Thursday, February 29, 2024

A Different God

Yesterday, we asked - but what if I don't want to go to the Father? What if I want to choose a different God?

You can. The Lord gives humans the freedom to choose, but if you're looking for a "different" god, there is none more different than the Lord Almighty. He is truly unlike any other God. 

The Lord created the world for the purpose of walking in it with His creation; there is no other creation story that suggests anything close to this. In fact, most god stories use the world for either warfare or punishment.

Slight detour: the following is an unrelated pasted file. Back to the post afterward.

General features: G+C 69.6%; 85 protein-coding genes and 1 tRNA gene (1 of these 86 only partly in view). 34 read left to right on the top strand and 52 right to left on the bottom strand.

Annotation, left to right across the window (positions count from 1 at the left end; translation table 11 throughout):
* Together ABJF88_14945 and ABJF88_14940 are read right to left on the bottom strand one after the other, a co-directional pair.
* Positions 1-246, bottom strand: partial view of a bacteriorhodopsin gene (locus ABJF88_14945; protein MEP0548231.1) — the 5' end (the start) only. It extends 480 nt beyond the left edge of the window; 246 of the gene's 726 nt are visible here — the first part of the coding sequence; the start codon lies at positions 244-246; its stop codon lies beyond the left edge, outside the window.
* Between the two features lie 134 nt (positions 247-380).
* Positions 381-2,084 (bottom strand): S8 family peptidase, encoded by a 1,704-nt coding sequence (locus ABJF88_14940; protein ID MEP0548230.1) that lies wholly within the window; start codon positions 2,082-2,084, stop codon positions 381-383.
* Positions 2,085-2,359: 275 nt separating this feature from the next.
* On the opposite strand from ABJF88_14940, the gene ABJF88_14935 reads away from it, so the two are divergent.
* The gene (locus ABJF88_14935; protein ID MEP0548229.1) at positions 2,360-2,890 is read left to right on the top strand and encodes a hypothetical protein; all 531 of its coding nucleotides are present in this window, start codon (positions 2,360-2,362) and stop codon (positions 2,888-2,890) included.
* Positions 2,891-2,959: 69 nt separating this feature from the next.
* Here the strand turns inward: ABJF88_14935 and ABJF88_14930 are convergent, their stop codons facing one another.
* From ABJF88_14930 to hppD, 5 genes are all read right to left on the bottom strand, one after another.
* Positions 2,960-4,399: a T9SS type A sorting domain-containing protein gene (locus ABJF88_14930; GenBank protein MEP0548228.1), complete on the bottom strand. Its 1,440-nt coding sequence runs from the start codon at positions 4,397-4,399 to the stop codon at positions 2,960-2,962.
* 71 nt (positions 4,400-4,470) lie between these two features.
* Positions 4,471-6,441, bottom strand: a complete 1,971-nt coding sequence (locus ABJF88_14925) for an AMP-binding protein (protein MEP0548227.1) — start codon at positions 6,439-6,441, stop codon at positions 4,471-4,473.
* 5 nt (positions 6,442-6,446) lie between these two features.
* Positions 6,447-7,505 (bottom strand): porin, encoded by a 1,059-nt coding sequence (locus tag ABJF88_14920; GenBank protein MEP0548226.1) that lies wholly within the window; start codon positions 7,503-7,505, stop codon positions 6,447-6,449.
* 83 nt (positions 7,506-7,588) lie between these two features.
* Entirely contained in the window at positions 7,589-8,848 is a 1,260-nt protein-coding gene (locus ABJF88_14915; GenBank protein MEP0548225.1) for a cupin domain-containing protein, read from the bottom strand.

The Lord loves the world He created; the other gods seem to tolerate the world, at best, and they use it as a place to release their emotional energies, for good or for bad. In many cases, the other gods use the world as a trophy, as a prize for whatever game they are playing in their god-realm. And let's say it again - the Lord's "god-realm" is the world; He wants to be here. 

The Lord loves us; He loves us so much that He sent His Son as a sacrifice so that we didn't have to spend our entire lives trying to appease Him, as the other gods demand. The other gods are constantly judging our performance, always changing their behavior based on a whim. God's posture toward us has always been love. 

As a reminder, I'm using the word "god" here, but what we're really talking about is any sort of worldview that attempts to account for the existence of the world as we know it. That means, yes, I'm talking about science, too. The science myths have nothing on the creation story of the Lord Almighty.